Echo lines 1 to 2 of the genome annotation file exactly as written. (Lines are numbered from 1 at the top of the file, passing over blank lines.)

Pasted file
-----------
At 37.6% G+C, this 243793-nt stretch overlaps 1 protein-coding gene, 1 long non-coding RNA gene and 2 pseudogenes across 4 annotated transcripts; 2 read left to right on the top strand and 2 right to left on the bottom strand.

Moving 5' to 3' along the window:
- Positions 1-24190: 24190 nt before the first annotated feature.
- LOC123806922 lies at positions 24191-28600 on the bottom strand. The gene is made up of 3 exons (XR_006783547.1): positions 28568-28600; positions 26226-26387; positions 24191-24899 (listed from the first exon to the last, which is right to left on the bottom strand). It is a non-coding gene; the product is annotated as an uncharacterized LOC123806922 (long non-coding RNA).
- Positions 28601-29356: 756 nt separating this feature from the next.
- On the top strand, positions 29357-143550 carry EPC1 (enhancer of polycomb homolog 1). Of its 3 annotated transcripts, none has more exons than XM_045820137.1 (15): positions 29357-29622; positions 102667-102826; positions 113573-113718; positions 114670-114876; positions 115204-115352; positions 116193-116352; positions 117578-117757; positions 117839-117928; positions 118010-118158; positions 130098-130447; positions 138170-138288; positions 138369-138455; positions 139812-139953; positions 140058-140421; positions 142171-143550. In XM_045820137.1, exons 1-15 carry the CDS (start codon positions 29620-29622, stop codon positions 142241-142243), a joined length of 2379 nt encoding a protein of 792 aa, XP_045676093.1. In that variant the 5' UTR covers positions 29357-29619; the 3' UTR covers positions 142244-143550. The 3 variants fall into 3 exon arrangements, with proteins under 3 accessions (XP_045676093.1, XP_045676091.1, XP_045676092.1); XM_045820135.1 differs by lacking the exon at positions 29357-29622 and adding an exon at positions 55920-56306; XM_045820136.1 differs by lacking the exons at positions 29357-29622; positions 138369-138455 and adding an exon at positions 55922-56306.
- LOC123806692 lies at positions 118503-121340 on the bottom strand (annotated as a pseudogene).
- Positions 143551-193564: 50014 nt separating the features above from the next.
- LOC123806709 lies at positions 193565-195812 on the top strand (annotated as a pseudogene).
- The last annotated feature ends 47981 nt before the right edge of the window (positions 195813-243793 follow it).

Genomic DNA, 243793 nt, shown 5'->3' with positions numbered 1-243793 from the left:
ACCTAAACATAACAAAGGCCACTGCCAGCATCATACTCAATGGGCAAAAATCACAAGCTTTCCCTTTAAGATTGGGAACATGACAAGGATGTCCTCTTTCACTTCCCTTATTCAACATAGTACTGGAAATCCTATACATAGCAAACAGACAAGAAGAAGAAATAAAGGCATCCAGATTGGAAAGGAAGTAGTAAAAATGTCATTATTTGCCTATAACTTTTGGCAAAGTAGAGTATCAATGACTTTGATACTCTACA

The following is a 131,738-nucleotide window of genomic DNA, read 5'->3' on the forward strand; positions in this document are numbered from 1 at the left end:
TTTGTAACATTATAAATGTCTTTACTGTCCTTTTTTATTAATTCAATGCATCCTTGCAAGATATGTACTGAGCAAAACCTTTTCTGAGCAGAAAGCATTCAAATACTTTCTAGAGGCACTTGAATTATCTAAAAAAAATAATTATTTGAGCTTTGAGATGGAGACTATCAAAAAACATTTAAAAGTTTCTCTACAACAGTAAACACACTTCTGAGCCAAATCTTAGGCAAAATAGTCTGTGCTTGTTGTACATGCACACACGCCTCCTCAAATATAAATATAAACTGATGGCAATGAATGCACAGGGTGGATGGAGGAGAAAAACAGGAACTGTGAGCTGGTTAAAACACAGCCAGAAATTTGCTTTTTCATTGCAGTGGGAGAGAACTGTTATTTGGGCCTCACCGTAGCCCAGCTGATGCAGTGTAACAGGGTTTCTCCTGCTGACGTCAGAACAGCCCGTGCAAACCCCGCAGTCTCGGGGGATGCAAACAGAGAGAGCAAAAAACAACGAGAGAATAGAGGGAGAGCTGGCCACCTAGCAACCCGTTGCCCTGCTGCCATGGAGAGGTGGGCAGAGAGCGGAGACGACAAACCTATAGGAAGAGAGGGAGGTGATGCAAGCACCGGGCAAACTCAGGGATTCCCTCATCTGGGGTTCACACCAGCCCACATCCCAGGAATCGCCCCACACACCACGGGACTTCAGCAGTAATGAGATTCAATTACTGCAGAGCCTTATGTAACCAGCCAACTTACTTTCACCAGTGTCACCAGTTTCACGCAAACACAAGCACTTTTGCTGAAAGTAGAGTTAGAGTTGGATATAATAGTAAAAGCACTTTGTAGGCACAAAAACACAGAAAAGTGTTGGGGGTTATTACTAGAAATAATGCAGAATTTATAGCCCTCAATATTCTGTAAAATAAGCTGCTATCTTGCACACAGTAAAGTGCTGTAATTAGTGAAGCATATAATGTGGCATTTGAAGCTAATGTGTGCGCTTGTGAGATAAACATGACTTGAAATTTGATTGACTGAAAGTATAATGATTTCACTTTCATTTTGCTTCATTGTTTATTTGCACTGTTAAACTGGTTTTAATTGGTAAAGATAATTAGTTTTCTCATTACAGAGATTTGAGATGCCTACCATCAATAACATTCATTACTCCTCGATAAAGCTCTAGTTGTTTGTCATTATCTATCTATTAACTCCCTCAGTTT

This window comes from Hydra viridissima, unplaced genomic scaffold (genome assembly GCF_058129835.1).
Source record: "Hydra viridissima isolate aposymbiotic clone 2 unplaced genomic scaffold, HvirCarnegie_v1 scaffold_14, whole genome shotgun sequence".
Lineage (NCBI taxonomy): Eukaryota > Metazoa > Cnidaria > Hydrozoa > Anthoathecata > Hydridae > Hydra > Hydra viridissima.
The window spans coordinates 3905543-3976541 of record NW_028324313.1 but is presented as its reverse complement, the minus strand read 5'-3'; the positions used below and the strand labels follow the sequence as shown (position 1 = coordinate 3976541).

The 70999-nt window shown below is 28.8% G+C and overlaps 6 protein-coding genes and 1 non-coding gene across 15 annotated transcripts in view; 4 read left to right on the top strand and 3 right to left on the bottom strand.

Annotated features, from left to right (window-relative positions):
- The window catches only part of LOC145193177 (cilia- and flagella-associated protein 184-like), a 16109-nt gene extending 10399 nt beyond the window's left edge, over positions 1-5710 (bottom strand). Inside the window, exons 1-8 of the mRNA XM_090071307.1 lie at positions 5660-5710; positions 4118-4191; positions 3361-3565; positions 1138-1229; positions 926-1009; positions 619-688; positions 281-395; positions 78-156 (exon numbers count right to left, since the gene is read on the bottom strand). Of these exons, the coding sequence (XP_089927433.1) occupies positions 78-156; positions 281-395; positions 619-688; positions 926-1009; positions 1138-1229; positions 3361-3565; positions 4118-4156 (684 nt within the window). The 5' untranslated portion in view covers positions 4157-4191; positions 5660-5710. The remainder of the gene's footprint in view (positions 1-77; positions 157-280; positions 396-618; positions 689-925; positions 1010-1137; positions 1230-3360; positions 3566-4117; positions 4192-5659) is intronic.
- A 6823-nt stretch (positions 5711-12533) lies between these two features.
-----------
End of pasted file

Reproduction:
At 37.6% G+C, this 243793-nt stretch overlaps 1 protein-coding gene, 1 long non-coding RNA gene and 2 pseudogenes across 4 annotated transcripts; 2 read left to right on the top strand and 2 right to left on the bottom strand.

Moving 5' to 3' along the window: